Dave Derr introduced his first hardware unit the Distressor in the mid-1990s and scored remarkable success with what was perceived to be a modern advance on classic knee compressor designs like the 1176 and LA-2A. It was a hit, with at least a pair quickly finding a space in many high-end studios’ toy-racks. Fast-forward a few years, and as with other classic hardware there have been many attempts at a plug-in version. The closest software recreation is probably the recently introduced component-modelled UAD version, which adds a few small enhancements compared to the hardware: variable headroom and a Wet/Dry knob. But for Derr’s ‘own-brand’ plug-in version he was not content to merely recreate the Distressor.
The Arouser is perhaps a more progressive version, with some extra bells and whistles, paying special attention to the advantages and disadvantages of analogue emulation in digital audio software, and applying knowledge gained in the last 20 years. As ever with Derr, the manual is enlightening and reveals an endearing enthusiasm for the details of design and use.
In a square window the main four knobs are recreated at the top – In, Attack, Release, Out, all pretty huge onscreen (although not quite as ludicrously large as the UAD Distressor). But while they recreate the physical Distressor knobs, these have the bonus of a central numerical readout that changes as you move them, or by double-clicking lets you enter a value. These don’t correspond to the 0 to 10 legending around the knobs but instead give you a real-world readout, so it’s dB for the levels and mS for the Attack and Release. Groovy. All the other controls are different from the hardware or are completely new features. For the Ratio section there are a couple of extra in-between settings, and according to the manual, the existing ones don’t exactly match the real unit, being a little more benign, so it is suggested to use the next one up to match Distressor settings. Furthermore, one of the new settings is a 1.5:1 Ratio, nice and gentle for mix buss use. It makes the Arouser an excellent candidate for making a mix sound like a finished record. Rather than ‘Nuke’, the brick-wall setting is named ‘Rivet’ but essentially does the same thing.
The Detector side-chain filtering gets an upgrade with a variable HP cut-off knob that goes up to 1kHz, and a separate three-knob parametric EQ band. This ranges from 40Hz to 10kHz and can be used to impart de-essing, or accentuate or reduce certain elements.
Soft clipping is now fine-tuneable with a variable Saturation knob and four LEDs showing the percentage of THD. This is a subtle and pleasant warm distortion.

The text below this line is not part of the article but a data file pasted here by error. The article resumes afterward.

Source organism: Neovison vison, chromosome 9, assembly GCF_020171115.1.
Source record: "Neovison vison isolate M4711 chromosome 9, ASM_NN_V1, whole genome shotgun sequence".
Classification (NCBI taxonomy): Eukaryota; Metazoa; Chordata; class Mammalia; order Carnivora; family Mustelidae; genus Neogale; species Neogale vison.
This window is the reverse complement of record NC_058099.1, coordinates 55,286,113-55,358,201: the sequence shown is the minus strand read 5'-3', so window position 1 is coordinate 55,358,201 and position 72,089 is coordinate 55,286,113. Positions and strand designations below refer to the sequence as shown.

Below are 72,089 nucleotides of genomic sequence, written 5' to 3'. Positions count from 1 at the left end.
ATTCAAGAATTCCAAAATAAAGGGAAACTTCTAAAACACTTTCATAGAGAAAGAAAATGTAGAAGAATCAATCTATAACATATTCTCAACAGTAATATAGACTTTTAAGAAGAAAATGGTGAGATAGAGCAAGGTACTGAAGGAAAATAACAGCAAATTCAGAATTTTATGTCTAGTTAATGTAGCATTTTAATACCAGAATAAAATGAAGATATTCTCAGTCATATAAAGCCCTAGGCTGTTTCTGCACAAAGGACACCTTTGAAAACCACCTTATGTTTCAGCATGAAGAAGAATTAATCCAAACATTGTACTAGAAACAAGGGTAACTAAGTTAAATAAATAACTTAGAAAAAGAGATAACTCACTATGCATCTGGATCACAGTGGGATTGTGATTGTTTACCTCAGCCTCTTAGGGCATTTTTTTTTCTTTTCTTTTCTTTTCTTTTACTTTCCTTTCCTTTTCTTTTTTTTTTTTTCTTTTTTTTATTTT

A new feature called Attack Modification (or AtMod) has a knob from 0 to 10 and three indicative LEDs. This slows the initial attack slope, especially on transients. It’s interesting to play with and adds a bit more of a punchy yet squidgy analogue saturating kind of sound at high settings. Although you can usually achieve what you need with the main Attack knob, this opens up a lot of possibilities for more characterful compression. On a kick drum, you can set the Attack to add punch and then often find a bit more joy by bringing up the AtMod knob from its default 2.00 setting.
As with many newer plug-ins there is a Dry/Comp blend knob but here there is also a useful hidden feature. When you click the E button, another knob is revealed: a Dry Level Trim with a +/-20dB range – extremely helpful when you’re setting up parallel processing; it saves you having to mess with overall automation trim when balancing things up. If you move this from 0dB the button turns red when the knob is hidden to indicate the change. The Blend mixer is (unusually) before the Output knob, so once you have your desired mix you can change the overall output level without messing things up.
The excellent gain reduction LEDs are similar to the Distressor but there is also a Clip LED, also labelled ‘BAD!’
Knobs have little blue marks to indicate default settings that reflect the Distressor – or a suggested starting point. A range of presets is provided with some useful suggestions. In Pro Tools this uses the standard preset menu, but in the hidden Help quick-start page is a Copy/Paste function for swapping between DAW formats. Derr has an eye on the future and promises further enhancements in future versions – thankfully with backward compatibility. I reviewed v2.1 which I believe happily loads v1.0 settings. Recent improvements include AAX-DSP support and the Dry Level Trim. I look forward to further updates, (for example, an Opto mode is planned) but this is already a useful and fantastic sounding tool – whether you want instant gratification or fancy doing a bit of tweaking. The AtMod and Saturation controls add wonderful punch, character, excitement and ‘juice’ in perhaps a similar way to the Kush UBK-1, albeit in a perhaps subtler manner; it may be a cliché but it is pretty hard to make things sound bad with this plug-in. But it can be aggressive, and is certainly flexible – I’d happily mix using the Arouser as my only plug-in compressor.
PROS: Replicates the Distressor’s sound but adds more, with the unique AtMod control, powerful Side-chain EQ and great sounding variable Saturation, zero latency
CONS: Having more parameters to tweak can slow your work rate down!